Reporter Brett Murphy spent time covering the protests against police violence in Berkeley and Oakland. He shares his thoughts along with a video of the protests. Viewer warning: contains offensive language.
In reaction to the recent non-indictments of police killings of unarmed black men, hundreds marched throughout Berkeley Sunday night. Riots broke out around 10 p.m., as a mass of protestors vandalized and looted storefronts along the downtown corridor and Telegraph Avenue. Sunday night was also marked by clashes between violent protestors and non-violent ones.
Demonstrators took the streets of Oakland to rally against another grand jury non-indictment.
More than 200 fair labor protestors greeted shoppers going into the Walmart at Hilltop Mall on Black Friday.
A second round of violent protests shook Oakland Tuesday night in response to a Missouri grand jury’s decision not to indict Ferguson police officer Darren Wilson in the killing of Michael Brown.
Richmond is one of the few major (100,000-plus population) Bay Area cities still electing its council and school board members on an at-large basis, a 100-year old system that’s been under attack throughout California and the country as minority-repressive.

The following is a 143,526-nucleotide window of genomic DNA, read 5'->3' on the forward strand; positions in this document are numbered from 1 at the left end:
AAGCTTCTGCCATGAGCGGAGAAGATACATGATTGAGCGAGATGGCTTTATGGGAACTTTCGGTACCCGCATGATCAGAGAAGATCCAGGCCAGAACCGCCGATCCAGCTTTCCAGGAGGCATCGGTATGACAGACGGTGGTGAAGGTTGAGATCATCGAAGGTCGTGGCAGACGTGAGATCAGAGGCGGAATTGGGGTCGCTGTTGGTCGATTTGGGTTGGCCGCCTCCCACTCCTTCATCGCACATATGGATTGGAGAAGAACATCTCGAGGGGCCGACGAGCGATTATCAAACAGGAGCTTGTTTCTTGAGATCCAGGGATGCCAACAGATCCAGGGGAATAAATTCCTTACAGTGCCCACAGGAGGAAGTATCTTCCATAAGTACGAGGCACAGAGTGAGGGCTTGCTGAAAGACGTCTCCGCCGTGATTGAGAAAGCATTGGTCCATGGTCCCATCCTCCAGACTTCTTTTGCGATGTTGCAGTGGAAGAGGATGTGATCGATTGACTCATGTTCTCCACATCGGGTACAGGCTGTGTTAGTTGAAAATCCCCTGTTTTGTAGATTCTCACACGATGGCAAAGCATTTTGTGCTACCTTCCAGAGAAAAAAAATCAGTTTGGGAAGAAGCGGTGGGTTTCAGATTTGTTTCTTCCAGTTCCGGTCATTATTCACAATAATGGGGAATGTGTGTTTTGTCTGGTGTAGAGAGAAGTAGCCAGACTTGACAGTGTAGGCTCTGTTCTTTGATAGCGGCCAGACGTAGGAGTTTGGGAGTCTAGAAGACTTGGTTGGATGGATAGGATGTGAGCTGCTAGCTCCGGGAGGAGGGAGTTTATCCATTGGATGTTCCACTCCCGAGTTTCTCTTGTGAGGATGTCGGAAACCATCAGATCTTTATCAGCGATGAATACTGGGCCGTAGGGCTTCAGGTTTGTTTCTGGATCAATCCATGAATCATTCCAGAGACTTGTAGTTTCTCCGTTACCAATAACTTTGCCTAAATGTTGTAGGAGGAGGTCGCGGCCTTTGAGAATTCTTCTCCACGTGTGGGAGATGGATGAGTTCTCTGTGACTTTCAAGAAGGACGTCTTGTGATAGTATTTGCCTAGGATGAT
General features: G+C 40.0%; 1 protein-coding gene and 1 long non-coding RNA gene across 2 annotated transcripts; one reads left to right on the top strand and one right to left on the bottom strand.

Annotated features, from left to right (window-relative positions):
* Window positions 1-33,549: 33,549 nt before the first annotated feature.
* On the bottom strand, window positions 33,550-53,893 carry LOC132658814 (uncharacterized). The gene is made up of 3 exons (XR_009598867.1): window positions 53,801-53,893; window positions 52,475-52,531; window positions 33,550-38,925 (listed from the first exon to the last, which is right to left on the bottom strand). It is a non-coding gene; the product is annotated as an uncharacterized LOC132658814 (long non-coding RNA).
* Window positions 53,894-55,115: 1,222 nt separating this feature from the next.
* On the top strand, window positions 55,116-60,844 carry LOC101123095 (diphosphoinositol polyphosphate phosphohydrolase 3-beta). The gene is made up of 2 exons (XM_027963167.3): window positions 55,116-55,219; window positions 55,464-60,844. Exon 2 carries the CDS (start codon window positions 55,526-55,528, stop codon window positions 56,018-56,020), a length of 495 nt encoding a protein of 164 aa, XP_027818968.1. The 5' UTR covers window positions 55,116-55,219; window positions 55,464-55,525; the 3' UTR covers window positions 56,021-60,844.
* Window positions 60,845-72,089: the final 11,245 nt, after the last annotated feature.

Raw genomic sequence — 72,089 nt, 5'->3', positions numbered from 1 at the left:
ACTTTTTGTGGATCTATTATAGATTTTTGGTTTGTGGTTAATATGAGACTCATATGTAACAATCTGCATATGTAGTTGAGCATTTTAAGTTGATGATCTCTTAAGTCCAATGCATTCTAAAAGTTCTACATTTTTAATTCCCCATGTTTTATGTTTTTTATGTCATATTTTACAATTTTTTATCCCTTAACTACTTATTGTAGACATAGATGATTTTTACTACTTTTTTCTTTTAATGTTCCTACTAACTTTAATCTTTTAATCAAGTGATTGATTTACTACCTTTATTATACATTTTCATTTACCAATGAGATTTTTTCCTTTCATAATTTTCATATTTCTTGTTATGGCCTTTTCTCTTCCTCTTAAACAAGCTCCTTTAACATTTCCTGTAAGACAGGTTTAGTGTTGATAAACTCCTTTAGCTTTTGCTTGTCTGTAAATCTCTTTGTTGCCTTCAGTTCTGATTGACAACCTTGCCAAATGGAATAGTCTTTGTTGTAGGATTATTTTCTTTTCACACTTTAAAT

“It looks like the campaign is over and Butt is your new mayor,” Bates conceded. “Everyone that Chevron supported was unsuccessful.”
With assembly line efficiency, more than 300 Richmond residents—from Point Richmond to the Iron Triangle—came together to rebuild Parchester Park on Saturday.
Chevron has poured millions into a campaign committee to influence Richmond’s mayoral and City Council elections, and the unprecedented spending has fueled questions about what the oil titan hopes to achieve with the best city government its money can buy.
Picnic in the Point brings together families and friends from all over the East Bay. The sun was out, and so were the smiles.
Chevron’s campaign criticizes progressive mayor’s travel, but its favored candidate traveled much more
An analysis of city documents, invoices, travel receipts and bank statements dating to 2010 shows that McLaughlin has traveled less, missed fewer meetings, and spent less money on the trips than City Councilman Nat Bates.
A $7.7 million reconstruction project, slated to begin in March, will revitalize the downtown corridor along Nevin Avenue.